The academic work of the German theologian Friedrich Schleiermacher (1768-1834), for example, attempted to reconcile scientific rationalism with traditional Protestant theology. Schleiermacher's "rationalistic hermeneutic" explained away the miraculous from Scripture as being either myth or superstition (in the Jewish world, Baruch Spinoza was perhaps the progenitor of this method). This approach later transformed itself into the "higher critical" school of Biblical interpretation with various documentary hypotheses (JEDP) that questioned the authorship and integrity of the Scriptures. Various conservative reactions within Protestantism tried to preserve the realm of faith, such as Karl Barth and Rudolf Bultmann's distinction between the "Jesus of history" and the "Christ of faith." A "neo-Orthodox hermeneutic" arose that claimed that the Bible in itself is not God's revelation but only becomes such when someone accepts it through faith. Interpretation was thus seen primarily as a personal encounter with God.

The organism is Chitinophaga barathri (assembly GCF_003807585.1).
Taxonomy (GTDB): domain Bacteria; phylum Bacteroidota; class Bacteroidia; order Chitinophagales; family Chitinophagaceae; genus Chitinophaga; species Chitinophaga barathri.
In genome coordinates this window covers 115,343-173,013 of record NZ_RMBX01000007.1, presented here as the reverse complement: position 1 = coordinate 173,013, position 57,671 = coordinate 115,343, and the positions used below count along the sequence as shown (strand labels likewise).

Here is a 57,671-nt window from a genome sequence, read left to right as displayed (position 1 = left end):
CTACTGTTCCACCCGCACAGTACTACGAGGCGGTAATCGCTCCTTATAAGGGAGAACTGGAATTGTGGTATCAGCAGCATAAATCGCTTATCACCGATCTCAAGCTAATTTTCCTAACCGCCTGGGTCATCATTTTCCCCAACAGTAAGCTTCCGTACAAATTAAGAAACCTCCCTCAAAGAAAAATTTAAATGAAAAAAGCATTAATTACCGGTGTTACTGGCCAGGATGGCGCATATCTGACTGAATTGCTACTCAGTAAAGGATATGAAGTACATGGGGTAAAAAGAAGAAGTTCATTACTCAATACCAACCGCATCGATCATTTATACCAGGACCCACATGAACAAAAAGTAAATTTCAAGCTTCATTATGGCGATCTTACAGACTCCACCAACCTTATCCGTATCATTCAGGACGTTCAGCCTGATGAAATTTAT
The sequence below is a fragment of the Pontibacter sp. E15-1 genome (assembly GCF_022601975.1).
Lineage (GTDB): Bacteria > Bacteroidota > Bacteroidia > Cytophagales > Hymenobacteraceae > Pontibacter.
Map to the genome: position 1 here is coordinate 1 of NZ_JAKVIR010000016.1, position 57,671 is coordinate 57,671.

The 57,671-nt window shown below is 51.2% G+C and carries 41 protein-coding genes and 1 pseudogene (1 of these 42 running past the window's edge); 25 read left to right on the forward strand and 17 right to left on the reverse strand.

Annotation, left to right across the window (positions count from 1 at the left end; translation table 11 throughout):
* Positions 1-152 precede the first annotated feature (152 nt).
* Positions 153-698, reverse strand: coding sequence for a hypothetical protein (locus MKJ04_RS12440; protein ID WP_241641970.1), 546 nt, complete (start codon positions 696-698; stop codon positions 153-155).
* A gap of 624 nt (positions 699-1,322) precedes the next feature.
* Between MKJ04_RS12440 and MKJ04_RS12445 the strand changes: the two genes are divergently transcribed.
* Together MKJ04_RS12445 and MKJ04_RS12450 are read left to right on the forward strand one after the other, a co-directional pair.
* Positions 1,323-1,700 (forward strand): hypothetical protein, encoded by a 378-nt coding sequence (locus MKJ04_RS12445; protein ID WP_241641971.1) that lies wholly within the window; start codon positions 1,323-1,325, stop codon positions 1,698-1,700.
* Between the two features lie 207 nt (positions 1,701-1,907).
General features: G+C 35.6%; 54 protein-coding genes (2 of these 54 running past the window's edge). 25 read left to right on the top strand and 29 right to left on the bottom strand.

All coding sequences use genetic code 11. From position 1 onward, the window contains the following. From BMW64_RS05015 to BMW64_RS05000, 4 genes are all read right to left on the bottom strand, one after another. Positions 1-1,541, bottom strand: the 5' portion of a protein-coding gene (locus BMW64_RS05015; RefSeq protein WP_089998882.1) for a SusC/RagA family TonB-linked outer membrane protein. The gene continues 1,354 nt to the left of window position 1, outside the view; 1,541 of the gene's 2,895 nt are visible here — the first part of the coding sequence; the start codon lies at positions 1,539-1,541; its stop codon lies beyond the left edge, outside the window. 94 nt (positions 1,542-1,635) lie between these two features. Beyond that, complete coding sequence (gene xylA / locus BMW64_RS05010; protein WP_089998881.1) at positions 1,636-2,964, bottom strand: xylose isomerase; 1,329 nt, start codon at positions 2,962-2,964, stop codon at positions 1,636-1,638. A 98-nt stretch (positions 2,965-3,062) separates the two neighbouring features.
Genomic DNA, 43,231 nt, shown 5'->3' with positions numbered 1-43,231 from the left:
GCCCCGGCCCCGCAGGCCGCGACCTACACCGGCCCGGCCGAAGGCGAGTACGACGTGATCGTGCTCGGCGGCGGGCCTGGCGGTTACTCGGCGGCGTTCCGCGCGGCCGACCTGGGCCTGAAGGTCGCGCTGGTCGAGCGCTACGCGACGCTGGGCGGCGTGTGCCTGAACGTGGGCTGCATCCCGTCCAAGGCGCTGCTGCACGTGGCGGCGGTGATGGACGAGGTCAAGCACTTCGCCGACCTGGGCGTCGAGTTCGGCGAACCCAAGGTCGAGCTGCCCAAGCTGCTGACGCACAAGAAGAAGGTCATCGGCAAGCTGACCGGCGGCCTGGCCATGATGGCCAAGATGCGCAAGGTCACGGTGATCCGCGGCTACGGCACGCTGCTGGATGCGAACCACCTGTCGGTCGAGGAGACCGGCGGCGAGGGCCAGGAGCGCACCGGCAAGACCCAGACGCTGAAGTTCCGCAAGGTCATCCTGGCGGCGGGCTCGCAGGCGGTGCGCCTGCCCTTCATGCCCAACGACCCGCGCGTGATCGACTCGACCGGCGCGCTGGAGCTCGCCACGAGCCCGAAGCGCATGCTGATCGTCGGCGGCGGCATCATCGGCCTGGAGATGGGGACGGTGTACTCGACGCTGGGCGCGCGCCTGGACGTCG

Despite the mysticism of neo-Orthodoxy, rationalistic theology continued to gain ground and generally became the predominant theology of "Christian Europe." Today we see its fruit in the "Jesus Seminar" that promotes various scholarly speculations about what the historical Jesus might have really said as opposed to what the Gospel records attribute to Him (as well as other fanciful reconstructions of the "historical Jesus" you might see on television these days). Rationalistic theology is also taught in many mainline Protestant Seminaries in America. The spiritual realm is consigned to the realm of the "noumenal," and that means that it is essentially irrational and unknowable...